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Scientists Say To Watch Injections To Ease Pain

Those with needle phobias that worry about the pain of an injection are being encouraged to fight the urge to look away, instead watching as the needle plunges into their skin.

New research has lead scientists to believe that watching the injection will actually lessen how painful it feels. 

A team from the University College London (UCL) and University of Milan-Biocca applied a heat probe to the hands of 18 volunteers. They found that those who could see their hand in a mirror were able to withstand higher temperatures than those who were unable to, because the image was obscured with a block of wood.

The study also found that if the hand was magnified in a convex mirror, it cut the level of pain further. When participants looked at their hands, they could tolerate 3c more heat than when they didn't.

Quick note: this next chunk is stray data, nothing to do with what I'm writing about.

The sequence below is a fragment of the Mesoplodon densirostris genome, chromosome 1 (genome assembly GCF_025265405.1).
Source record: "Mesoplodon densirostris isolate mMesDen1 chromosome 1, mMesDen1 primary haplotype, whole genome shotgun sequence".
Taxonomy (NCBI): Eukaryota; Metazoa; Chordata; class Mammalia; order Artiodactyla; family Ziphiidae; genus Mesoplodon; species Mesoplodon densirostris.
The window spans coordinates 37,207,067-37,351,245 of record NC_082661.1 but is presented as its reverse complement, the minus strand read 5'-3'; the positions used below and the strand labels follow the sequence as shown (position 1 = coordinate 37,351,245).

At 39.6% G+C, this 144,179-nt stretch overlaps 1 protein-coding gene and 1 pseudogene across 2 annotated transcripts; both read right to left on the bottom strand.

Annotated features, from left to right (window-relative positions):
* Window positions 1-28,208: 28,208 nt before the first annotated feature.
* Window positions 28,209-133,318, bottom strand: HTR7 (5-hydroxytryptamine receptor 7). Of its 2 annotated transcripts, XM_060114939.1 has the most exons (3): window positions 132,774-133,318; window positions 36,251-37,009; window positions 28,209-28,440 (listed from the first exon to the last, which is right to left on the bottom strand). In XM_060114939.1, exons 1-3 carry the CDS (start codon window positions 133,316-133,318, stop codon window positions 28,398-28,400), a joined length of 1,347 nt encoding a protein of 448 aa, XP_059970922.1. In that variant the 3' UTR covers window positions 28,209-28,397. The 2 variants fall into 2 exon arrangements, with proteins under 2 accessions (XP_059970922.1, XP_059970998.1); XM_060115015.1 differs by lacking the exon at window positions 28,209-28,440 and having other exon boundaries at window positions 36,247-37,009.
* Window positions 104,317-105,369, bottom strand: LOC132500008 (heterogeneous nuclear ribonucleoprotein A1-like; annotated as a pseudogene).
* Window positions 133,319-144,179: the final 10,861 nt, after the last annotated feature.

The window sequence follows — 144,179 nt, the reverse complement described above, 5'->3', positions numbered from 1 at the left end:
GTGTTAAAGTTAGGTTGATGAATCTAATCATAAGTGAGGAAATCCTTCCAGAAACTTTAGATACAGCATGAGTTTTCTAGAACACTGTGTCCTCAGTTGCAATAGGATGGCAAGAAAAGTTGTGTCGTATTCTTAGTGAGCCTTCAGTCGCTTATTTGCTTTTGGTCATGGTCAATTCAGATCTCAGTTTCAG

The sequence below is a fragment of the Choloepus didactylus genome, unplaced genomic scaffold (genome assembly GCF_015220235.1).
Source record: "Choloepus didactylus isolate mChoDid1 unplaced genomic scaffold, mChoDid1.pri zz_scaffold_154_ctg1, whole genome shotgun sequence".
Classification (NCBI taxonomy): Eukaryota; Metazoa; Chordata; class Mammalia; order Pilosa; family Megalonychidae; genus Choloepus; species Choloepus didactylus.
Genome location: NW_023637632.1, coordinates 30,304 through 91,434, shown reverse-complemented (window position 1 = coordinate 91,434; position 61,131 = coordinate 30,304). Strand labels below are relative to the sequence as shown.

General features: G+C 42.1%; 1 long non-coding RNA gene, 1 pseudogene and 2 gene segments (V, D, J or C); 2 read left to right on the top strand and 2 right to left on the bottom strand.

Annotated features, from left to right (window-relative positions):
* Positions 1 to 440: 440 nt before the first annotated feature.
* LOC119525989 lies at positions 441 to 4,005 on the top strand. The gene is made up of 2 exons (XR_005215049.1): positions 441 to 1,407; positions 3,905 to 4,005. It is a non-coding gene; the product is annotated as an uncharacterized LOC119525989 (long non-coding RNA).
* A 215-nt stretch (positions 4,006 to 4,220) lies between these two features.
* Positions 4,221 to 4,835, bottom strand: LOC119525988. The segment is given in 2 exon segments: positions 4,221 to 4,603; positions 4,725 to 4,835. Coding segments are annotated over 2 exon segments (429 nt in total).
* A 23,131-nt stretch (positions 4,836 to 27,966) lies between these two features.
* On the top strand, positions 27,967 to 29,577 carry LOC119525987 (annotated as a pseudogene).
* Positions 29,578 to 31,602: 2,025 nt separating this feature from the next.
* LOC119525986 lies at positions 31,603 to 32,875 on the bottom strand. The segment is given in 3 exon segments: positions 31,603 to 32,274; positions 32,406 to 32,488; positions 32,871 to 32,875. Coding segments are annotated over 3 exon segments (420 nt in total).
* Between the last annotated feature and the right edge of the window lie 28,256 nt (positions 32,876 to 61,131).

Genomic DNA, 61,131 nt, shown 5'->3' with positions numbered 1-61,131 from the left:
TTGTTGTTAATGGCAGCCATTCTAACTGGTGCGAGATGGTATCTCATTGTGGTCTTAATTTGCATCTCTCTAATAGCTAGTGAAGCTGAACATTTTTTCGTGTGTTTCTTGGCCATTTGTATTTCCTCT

Co-author of the study, Professor Patrick Haggard from UCL, was cited in the Daily Mail as telling the BBC: "Our interest has been in the relationship between the experience of pain and the representation that your brain makes of your own body."

"We've shown there is an interesting interaction between the brain's visual networks and the brain's pain networks."

"My advice would be to look at your arm, but try to avoid seeing the needle- if that's possible," he added. The advice is likely to be welcomed by those with a phobia of the pain associated with needles, but those who are unconvinced by Prof Haggard's advice should consider using clinical hypnotherapy to beet their fear.

Hypnotherapy treatment is usually combined with cognitive behavioural therapy (CBT) and works by getting to the root of the fear, and retraining the clients unconscious mind to help the client cope when faced with their phobia.